This under-the-radar trade deadline deal has been a steal for Memphis

Memphis Grizzlies (Photo by Justin Ford/Getty Images)
Memphis Grizzlies (Photo by Justin Ford/Getty Images) /

The 2023 trade deadline shook up the entire western conference. The Timberwolves and the Lakers made major roster moves to save their seasons. The Clippers added Russell Westbrook. The Warriors got back Gary Payton II. The Suns traded for Kevin Durant, and the Mavericks gave up all they had to give to add Kyrie Irving to their backcourt.

Fans wanted the Grizzlies to make a splash, too. Two players linked to Memphis were O.G. Anunoby and Mikal Bridges, but instead, the Grizzlies acquired Luke Kennard in a three-team deal with the Clippers and the Rockets. All it cost them to get the league’s leading three-point shooter was Danny Green, who never really made it into the rotation, and three second-round picks. It was an under-the-radar deal but an absolute steal for the Grizzlies, as it turns out that Kennard is a great fit. At 26, he is a little older than their core of Ja Morant, Desmond Bane, and Jaren Jackson Jr., but he still fits the Grizzlies’ timeline.

Most importantly, though, Kennard addresses some of the team’s biggest weaknesses: bench production, scoring in the half-court, and three-point shooting. The last is obviously Kennard’s biggest strength. Being a sharpshooter from three is what he is known for. He led the league in three-point percentage last season and is right on track to become the first player since Kyle Korver to do that in two consecutive seasons.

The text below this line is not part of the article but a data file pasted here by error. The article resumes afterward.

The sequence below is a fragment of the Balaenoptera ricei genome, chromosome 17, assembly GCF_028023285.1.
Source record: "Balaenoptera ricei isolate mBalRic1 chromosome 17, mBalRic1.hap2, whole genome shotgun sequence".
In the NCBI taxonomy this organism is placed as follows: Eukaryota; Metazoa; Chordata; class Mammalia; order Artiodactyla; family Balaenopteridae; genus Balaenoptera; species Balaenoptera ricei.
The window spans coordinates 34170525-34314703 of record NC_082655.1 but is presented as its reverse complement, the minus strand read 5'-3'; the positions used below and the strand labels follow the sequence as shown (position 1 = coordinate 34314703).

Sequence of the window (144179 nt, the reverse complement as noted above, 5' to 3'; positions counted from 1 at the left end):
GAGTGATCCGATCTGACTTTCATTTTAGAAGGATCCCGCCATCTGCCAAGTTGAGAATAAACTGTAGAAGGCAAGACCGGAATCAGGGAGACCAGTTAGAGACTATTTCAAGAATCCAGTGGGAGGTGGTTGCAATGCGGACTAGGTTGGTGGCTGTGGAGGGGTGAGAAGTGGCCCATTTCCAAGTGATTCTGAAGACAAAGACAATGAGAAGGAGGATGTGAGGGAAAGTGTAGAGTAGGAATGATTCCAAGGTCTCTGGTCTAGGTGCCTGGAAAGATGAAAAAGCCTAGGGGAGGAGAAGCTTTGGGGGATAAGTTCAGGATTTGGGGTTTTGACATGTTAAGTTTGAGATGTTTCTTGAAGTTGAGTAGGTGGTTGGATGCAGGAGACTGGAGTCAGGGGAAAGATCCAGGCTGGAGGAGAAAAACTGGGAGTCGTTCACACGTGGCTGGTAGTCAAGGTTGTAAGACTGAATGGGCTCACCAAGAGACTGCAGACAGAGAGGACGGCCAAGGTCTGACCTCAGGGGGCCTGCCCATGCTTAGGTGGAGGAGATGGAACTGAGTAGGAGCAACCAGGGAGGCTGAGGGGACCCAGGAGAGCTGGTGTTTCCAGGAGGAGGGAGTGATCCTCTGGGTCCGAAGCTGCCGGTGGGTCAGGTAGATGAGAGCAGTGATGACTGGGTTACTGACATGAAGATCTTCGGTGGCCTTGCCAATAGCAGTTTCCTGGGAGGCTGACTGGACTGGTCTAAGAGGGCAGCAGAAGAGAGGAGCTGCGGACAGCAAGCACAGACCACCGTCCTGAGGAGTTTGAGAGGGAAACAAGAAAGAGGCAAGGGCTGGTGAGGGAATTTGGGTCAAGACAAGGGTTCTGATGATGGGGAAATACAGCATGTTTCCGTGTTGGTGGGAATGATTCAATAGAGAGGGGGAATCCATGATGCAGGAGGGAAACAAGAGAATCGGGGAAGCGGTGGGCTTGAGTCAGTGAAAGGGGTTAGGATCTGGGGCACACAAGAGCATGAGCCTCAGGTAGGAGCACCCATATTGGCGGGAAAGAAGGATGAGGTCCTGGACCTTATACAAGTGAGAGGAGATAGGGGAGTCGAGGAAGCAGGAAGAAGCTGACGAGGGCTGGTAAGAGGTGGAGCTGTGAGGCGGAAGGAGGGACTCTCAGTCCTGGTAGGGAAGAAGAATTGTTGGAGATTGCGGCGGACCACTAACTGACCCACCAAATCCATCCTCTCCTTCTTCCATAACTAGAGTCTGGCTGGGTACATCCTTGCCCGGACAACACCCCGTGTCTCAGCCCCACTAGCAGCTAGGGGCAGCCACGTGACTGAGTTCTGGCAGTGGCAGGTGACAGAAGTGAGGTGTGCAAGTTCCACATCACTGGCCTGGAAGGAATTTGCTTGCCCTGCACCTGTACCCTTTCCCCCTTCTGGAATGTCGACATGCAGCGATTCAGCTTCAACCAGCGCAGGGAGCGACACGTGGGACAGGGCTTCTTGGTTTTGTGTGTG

Kennard’s offense has proven useful for the Memphis Grizzlies

In the same season that Kennard led the league in three-point percentage, Bane finished second. They are both already in the top 15 all-time in career three-point percentage at numbers 6 (Kennard) and 13 (Bane). That the Grizzlies are combining two of the best shooters in the game is not a coincidence.

Before the trade, Bane was the only player on the roster shooting more than 40 percent from three, followed by Tyus Jones with 38.9 percent. Thus, many of the available three-point shots went to Santi Aldama, John Konchar, and Dillon Brooks. All of them can certainly make big threes, but they also miss plenty of them, and the Grizzlies ranked near the bottom of the league in three-point percentage all season long. In just 19 games, Kennard has already improved that by giving the Grizzlies another sharpshooter next to Bane.

While expanding the team’s overall offensive arsenal, Kennard also relieves some of the weight on Bane’s shoulders. Bane already carries a giant scoring load, especially when Morant misses games, and has to act as a playmaker besides being their only long-range shooter. Having someone there to have his back behind the three-point line makes Bane’s life easier.

So far, Kennard has been shooting 55 percent from three in a Grizzlies jersey and had a 30-point game in which he shot 10-11 from long range. In that game, he set the Grizzlies’ franchise record for made threes in a game and became only the second player to make 10 threes without attempting a single two-point shot. He also joined Klay Thompson and Ty Lawson as the only players in history to make 10 threes on 90 percent shooting. That is quite the accomplishment, but Kennard further topped it by also becoming the first player ever to hit 10 threes in less than 25 minutes of playing time.